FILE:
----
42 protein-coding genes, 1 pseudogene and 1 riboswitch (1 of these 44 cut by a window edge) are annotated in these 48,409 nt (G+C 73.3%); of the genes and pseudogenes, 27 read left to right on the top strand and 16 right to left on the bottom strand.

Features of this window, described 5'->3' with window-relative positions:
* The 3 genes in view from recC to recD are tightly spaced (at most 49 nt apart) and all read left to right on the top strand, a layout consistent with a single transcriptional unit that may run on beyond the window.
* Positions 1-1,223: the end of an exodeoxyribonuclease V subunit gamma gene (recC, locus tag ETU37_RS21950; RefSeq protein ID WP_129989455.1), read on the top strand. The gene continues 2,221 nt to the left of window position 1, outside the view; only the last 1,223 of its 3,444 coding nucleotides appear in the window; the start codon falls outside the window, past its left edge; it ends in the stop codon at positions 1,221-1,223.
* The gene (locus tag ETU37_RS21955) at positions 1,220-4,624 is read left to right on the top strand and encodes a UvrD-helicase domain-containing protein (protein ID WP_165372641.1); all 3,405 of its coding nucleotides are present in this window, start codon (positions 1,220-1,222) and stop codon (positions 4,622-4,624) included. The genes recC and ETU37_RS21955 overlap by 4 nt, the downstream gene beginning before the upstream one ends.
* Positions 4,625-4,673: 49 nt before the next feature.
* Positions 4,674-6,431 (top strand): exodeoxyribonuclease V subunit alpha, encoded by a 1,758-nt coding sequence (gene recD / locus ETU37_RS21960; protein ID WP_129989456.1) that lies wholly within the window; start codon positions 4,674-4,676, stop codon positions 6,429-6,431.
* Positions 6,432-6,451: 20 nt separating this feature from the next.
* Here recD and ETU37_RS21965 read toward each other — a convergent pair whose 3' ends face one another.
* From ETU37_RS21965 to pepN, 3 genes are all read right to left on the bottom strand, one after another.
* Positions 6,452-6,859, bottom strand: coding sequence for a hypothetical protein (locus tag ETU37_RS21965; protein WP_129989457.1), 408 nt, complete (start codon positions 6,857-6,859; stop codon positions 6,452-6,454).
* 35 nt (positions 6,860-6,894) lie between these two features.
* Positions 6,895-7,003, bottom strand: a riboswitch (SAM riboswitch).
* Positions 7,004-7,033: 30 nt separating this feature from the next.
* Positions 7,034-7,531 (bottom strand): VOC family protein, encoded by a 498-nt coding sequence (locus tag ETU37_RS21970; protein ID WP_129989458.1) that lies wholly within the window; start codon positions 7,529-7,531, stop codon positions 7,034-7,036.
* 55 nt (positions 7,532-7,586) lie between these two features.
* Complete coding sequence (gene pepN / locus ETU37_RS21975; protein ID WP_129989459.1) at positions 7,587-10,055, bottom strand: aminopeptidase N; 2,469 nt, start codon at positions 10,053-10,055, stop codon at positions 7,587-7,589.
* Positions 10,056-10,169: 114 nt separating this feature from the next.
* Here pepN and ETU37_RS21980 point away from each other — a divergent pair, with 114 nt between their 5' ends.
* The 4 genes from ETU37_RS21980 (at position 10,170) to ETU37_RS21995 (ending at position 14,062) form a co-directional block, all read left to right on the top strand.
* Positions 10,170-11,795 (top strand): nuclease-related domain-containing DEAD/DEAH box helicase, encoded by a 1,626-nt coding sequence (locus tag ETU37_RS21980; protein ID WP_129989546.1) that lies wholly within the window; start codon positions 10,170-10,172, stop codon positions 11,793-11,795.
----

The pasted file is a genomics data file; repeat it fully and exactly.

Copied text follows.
42 protein-coding genes, 1 pseudogene and 1 riboswitch (1 of these 44 cut by a window edge) are annotated in these 48,409 nt (G+C 73.3%); of the genes and pseudogenes, 27 read left to right on the top strand and 16 right to left on the bottom strand.

Features of this window, described 5'->3' with window-relative positions:
* The 3 genes in view from recC to recD are tightly spaced (at most 49 nt apart) and all read left to right on the top strand, a layout consistent with a single transcriptional unit that may run on beyond the window.
* Positions 1-1,223: the end of an exodeoxyribonuclease V subunit gamma gene (recC, locus tag ETU37_RS21950; RefSeq protein ID WP_129989455.1), read on the top strand. The gene continues 2,221 nt to the left of window position 1, outside the view; only the last 1,223 of its 3,444 coding nucleotides appear in the window; the start codon falls outside the window, past its left edge; it ends in the stop codon at positions 1,221-1,223.
* The gene (locus tag ETU37_RS21955) at positions 1,220-4,624 is read left to right on the top strand and encodes a UvrD-helicase domain-containing protein (protein ID WP_165372641.1); all 3,405 of its coding nucleotides are present in this window, start codon (positions 1,220-1,222) and stop codon (positions 4,622-4,624) included. The genes recC and ETU37_RS21955 overlap by 4 nt, the downstream gene beginning before the upstream one ends.
* Positions 4,625-4,673: 49 nt before the next feature.
* Positions 4,674-6,431 (top strand): exodeoxyribonuclease V subunit alpha, encoded by a 1,758-nt coding sequence (gene recD / locus ETU37_RS21960; protein ID WP_129989456.1) that lies wholly within the window; start codon positions 4,674-4,676, stop codon positions 6,429-6,431.
* Positions 6,432-6,451: 20 nt separating this feature from the next.
* Here recD and ETU37_RS21965 read toward each other — a convergent pair whose 3' ends face one another.
* From ETU37_RS21965 to pepN, 3 genes are all read right to left on the bottom strand, one after another.
* Positions 6,452-6,859, bottom strand: coding sequence for a hypothetical protein (locus tag ETU37_RS21965; protein WP_129989457.1), 408 nt, complete (start codon positions 6,857-6,859; stop codon positions 6,452-6,454).
* 35 nt (positions 6,860-6,894) lie between these two features.
* Positions 6,895-7,003, bottom strand: a riboswitch (SAM riboswitch).
* Positions 7,004-7,033: 30 nt separating this feature from the next.
* Positions 7,034-7,531 (bottom strand): VOC family protein, encoded by a 498-nt coding sequence (locus tag ETU37_RS21970; protein ID WP_129989458.1) that lies wholly within the window; start codon positions 7,529-7,531, stop codon positions 7,034-7,036.
* 55 nt (positions 7,532-7,586) lie between these two features.
* Complete coding sequence (gene pepN / locus ETU37_RS21975; protein ID WP_129989459.1) at positions 7,587-10,055, bottom strand: aminopeptidase N; 2,469 nt, start codon at positions 10,053-10,055, stop codon at positions 7,587-7,589.
* Positions 10,056-10,169: 114 nt separating this feature from the next.
* Here pepN and ETU37_RS21980 point away from each other — a divergent pair, with 114 nt between their 5' ends.
* The 4 genes from ETU37_RS21980 (at position 10,170) to ETU37_RS21995 (ending at position 14,062) form a co-directional block, all read left to right on the top strand.
* Positions 10,170-11,795 (top strand): nuclease-related domain-containing DEAD/DEAH box helicase, encoded by a 1,626-nt coding sequence (locus tag ETU37_RS21980; protein ID WP_129989546.1) that lies wholly within the window; start codon positions 10,170-10,172, stop codon positions 11,793-11,795.